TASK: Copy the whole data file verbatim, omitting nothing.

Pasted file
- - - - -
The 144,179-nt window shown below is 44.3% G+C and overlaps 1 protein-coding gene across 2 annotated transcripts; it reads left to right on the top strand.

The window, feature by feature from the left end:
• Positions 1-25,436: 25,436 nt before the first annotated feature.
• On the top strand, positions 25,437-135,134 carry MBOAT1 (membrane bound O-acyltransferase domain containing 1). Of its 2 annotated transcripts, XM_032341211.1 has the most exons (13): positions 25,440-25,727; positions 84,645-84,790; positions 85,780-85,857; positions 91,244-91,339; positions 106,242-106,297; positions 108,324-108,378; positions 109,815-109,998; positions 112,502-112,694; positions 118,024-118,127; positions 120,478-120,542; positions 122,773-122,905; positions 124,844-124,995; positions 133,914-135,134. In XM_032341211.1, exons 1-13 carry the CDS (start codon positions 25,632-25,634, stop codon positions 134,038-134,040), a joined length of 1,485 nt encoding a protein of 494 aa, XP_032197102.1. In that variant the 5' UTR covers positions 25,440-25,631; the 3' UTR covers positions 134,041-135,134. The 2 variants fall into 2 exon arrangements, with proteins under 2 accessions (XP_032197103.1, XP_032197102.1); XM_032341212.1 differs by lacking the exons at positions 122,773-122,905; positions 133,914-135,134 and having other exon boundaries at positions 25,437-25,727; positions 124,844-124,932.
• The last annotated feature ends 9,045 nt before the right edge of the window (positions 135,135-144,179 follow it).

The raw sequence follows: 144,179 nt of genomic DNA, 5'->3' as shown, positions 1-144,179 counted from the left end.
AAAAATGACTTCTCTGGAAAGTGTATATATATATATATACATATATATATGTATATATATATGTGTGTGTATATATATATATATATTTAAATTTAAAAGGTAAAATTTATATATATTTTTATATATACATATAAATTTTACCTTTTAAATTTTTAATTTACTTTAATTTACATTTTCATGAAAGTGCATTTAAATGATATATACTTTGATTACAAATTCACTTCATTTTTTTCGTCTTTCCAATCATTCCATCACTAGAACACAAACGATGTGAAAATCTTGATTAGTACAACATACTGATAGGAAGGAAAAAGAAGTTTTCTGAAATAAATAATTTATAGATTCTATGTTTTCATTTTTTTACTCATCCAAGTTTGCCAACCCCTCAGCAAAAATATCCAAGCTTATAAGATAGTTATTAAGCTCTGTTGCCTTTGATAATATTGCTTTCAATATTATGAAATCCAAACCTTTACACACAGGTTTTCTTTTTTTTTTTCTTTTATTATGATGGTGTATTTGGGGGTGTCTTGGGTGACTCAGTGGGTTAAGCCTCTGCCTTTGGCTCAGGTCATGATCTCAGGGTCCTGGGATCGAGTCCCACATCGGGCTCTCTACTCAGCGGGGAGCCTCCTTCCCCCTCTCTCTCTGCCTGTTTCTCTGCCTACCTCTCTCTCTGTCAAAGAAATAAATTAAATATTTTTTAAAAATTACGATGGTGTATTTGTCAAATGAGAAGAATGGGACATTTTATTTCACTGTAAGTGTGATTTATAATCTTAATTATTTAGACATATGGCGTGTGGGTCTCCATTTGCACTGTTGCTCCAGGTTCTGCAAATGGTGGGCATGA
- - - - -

The 144,179-nt window shown below is 44.3% G+C and overlaps 1 protein-coding gene across 2 annotated transcripts; it reads left to right on the top strand.

The window, feature by feature from the left end:
• Positions 1-25,436: 25,436 nt before the first annotated feature.
• On the top strand, positions 25,437-135,134 carry MBOAT1 (membrane bound O-acyltransferase domain containing 1). Of its 2 annotated transcripts, XM_032341211.1 has the most exons (13): positions 25,440-25,727; positions 84,645-84,790; positions 85,780-85,857; positions 91,244-91,339; positions 106,242-106,297; positions 108,324-108,378; positions 109,815-109,998; positions 112,502-112,694; positions 118,024-118,127; positions 120,478-120,542; positions 122,773-122,905; positions 124,844-124,995; positions 133,914-135,134. In XM_032341211.1, exons 1-13 carry the CDS (start codon positions 25,632-25,634, stop codon positions 134,038-134,040), a joined length of 1,485 nt encoding a protein of 494 aa, XP_032197102.1. In that variant the 5' UTR covers positions 25,440-25,631; the 3' UTR covers positions 134,041-135,134. The 2 variants fall into 2 exon arrangements, with proteins under 2 accessions (XP_032197103.1, XP_032197102.1); XM_032341212.1 differs by lacking the exons at positions 122,773-122,905; positions 133,914-135,134 and having other exon boundaries at positions 25,437-25,727; positions 124,844-124,932.
• The last annotated feature ends 9,045 nt before the right edge of the window (positions 135,135-144,179 follow it).

The raw sequence follows: 144,179 nt of genomic DNA, 5'->3' as shown, positions 1-144,179 counted from the left end.
AAAAATGACTTCTCTGGAAAGTGTATATATATATATATACATATATATATGTATATATATATGTGTGTGTATATATATATATATATTTAAATTTAAAAGGTAAAATTTATATATATTTTTATATATACATATAAATTTTACCTTTTAAATTTTTAATTTACTTTAATTTACATTTTCATGAAAGTGCATTTAAATGATATATACTTTGATTACAAATTCACTTCATTTTTTTCGTCTTTCCAATCATTCCATCACTAGAACACAAACGATGTGAAAATCTTGATTAGTACAACATACTGATAGGAAGGAAAAAGAAGTTTTCTGAAATAAATAATTTATAGATTCTATGTTTTCATTTTTTTACTCATCCAAGTTTGCCAACCCCTCAGCAAAAATATCCAAGCTTATAAGATAGTTATTAAGCTCTGTTGCCTTTGATAATATTGCTTTCAATATTATGAAATCCAAACCTTTACACACAGGTTTTCTTTTTTTTTTTCTTTTATTATGATGGTGTATTTGGGGGTGTCTTGGGTGACTCAGTGGGTTAAGCCTCTGCCTTTGGCTCAGGTCATGATCTCAGGGTCCTGGGATCGAGTCCCACATCGGGCTCTCTACTCAGCGGGGAGCCTCCTTCCCCCTCTCTCTCTGCCTGTTTCTCTGCCTACCTCTCTCTCTGTCAAAGAAATAAATTAAATATTTTTTAAAAATTACGATGGTGTATTTGTCAAATGAGAAGAATGGGACATTTTATTTCACTGTAAGTGTGATTTATAATCTTAATTATTTAGACATATGGCGTGTGGGTCTCCATTTGCACTGTTGCTCCAGGTTCTGCAAATGGTGGGCATGA